Letter from a civilian Christian Commission clergyman following the Union Army’s Bristoe Campaign to his Sunday School students in Massachusetts. P. B. Davis, Perley Bacon.

Letter from a civilian Christian Commission clergyman following the Union Army’s Bristoe Campaign to his Sunday School students in Massachusetts

Rooms of the Christian Commission, Culpeper, Virginia: February [1864]. Unbound. Eight-page letter. Undated, but written while the Union Army was in winter quarters at Culpeper following General Meade’s Bristoe Campaign that drove General Lee’s army south over the Rapidan River from their Rappahannock Station bridgehead. In nice shape. A transcript will be provided.

In this letter Davis explains to his former students that he is ministering to Union soldiers and has seen

“a great many things which seem odd indeed. Some things are very pleasant & some are very sad. I see a great many soldiers who are very good men & some are very wicked. I hear a great deal of profanity & find many men who seem to have no regard at all for the Sabbath day. In fact, if you were here you would hardly know when the Sabbath day comes.”

He reports that on one occasion

“just as we had assembled in church, an order came for everyone to be packed & ready to leave at a moment’s warning. There was fighting a few miles off & we could hear the roar of the cannons. It was thought the rebels might come in upon us & that we should have to run to get out of their way. They did not come however & in the evening the streets were full of our soldiers who were coming back from the fight. They said they made the rebels run back over the river a little faster than they came. It was an interesting sight to see thousands of soldiers going & coming, some on foot, some on horse, & large guns drawn by six or eight horses.”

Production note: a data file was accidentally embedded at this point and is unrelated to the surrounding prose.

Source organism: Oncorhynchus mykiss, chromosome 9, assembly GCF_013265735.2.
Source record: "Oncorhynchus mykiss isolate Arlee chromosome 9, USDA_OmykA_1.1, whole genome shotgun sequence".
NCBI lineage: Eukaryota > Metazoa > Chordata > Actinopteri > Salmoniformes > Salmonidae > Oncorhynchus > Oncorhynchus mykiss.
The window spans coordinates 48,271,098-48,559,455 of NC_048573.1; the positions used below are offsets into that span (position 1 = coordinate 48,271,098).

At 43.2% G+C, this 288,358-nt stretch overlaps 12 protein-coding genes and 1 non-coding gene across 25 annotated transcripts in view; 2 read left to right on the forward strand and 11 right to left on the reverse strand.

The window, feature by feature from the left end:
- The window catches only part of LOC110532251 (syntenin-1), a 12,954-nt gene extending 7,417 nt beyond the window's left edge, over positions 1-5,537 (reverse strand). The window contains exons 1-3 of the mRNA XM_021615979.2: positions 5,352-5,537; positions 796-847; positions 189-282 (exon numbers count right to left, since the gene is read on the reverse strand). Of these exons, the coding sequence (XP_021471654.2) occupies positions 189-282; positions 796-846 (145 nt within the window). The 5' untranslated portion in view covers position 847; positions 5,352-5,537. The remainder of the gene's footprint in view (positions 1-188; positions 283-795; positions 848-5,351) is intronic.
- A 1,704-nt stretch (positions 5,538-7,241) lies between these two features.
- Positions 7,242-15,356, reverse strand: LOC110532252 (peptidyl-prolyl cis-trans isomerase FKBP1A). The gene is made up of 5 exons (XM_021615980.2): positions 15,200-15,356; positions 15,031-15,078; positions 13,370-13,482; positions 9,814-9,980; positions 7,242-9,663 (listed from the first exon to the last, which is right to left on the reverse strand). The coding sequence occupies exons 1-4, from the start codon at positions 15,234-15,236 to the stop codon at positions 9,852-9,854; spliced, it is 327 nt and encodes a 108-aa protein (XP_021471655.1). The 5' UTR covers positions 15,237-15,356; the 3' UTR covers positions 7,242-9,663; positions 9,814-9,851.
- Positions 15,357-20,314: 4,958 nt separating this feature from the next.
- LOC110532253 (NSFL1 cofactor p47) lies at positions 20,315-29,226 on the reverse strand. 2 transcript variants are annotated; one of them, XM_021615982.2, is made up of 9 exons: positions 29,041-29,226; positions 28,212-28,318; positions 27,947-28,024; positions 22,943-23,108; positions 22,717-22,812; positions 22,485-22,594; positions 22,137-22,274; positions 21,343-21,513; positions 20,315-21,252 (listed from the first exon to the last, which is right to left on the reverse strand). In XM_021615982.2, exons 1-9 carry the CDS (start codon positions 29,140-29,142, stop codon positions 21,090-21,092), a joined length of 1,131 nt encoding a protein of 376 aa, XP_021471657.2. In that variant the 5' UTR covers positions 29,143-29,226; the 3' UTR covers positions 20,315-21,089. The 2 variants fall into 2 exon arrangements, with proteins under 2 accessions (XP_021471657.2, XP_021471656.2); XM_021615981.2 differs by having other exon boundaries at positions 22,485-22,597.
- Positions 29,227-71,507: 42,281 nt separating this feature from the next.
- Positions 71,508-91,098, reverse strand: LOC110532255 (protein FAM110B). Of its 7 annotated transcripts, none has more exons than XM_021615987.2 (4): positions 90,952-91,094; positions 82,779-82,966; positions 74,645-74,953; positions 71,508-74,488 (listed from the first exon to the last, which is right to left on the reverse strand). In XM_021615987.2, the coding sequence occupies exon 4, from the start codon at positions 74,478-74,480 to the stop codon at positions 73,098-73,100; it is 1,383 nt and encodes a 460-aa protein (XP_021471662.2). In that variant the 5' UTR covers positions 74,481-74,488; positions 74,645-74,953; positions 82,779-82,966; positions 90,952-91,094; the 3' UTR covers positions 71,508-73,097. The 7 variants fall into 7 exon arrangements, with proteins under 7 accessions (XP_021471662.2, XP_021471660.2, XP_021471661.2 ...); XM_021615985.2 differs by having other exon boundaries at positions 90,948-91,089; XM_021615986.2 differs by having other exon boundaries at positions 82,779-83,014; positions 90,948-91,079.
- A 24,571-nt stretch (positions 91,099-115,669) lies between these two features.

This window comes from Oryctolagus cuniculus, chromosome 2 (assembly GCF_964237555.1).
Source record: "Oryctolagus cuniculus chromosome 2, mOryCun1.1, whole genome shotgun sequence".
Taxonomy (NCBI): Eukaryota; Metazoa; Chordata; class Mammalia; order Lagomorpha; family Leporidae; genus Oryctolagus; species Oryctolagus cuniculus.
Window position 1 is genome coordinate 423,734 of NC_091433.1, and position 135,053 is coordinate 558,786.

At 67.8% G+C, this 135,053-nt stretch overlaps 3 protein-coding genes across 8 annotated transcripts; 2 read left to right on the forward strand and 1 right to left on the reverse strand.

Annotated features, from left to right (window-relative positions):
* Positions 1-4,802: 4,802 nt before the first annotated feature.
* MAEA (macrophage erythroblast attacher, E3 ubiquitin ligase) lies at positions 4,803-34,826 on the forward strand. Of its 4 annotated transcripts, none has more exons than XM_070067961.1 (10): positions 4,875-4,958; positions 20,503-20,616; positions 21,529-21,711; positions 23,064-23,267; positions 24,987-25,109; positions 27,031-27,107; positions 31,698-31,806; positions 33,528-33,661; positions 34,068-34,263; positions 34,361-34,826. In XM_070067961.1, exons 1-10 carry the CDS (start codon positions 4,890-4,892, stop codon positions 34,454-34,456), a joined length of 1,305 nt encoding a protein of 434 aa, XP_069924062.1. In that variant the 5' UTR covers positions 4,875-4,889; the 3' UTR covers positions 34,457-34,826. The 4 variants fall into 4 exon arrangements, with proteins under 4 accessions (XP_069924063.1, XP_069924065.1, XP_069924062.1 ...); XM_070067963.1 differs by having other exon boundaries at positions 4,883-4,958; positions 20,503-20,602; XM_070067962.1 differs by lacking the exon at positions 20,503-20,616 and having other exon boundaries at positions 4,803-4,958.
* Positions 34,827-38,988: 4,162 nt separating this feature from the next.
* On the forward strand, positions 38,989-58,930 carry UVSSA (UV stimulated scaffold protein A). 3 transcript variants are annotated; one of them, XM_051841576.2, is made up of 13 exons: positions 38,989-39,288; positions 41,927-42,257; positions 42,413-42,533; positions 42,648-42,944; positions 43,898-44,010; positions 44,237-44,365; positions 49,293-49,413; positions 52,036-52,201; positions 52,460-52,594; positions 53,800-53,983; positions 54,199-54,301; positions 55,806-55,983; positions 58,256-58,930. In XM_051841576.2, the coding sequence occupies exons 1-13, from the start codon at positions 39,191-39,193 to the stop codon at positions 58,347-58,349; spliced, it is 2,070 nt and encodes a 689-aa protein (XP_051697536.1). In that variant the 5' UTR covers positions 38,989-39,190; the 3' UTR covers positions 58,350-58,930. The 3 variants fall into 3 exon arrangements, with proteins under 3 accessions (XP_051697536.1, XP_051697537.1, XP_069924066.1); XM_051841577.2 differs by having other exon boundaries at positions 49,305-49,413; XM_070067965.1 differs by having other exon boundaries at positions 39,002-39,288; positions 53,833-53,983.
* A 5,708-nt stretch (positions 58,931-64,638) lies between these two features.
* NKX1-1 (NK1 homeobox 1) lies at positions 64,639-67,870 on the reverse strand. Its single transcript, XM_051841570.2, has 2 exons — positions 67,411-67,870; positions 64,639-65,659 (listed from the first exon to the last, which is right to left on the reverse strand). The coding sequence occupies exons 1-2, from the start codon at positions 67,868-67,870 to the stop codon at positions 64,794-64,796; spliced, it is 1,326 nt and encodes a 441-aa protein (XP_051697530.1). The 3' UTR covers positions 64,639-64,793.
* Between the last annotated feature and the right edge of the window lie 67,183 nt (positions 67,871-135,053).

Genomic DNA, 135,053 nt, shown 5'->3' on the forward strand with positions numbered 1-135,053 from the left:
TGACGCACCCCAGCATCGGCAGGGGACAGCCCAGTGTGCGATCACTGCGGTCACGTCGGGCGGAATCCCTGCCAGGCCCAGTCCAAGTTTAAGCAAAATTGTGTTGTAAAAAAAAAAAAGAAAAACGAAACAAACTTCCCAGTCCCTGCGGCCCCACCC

As part of his duties, Davis ministered to soldiers at

“Pony Mountain [and] Signal Hill [where] from the top . . . I could see numerous rebel encampments. . . . with the naked eye & with the glass, which an officer kindly lent me, I could see them very clearly and the men & horses around them. It was an imposing sight. For miles around the country was dotted with tents. On our side were Union troops and the other side rebel, & the Rapidan river ran between them. The next day I . . . I saw eleven rebel deserters who had come over the previous night. I had a long talk with them & they told me the plans they had formed to get away.”

And, he also notes that

“A part of my duty here is to visit the Hospitals where the sick soldiers are. Some of them have been very sick & several have died. The Hospital is a poor place to be sick in. I am sure you would think so if you could go with me through the wards. Several cases here have interested me very much. One was a Drummer boy from Maryland. He was only 13 years old & had flaxen hair & light blue eyes. He was taken sick & had to be brought to the hospital. He said he was tired of war & wished he could go home. . . .. He wanted a pair of stockings & . . . how his eyes sparkled when I carried them to him.”.

Very good. Item #009562

Public records show that Davis served with the Christian Commission—a volunteer Protestant organization that provided support to the very small Army Chaplain’s Corps—as early as 1863.

An excellent firsthand account of the Civil War in Virginia from an unusual source.

Price: $200.00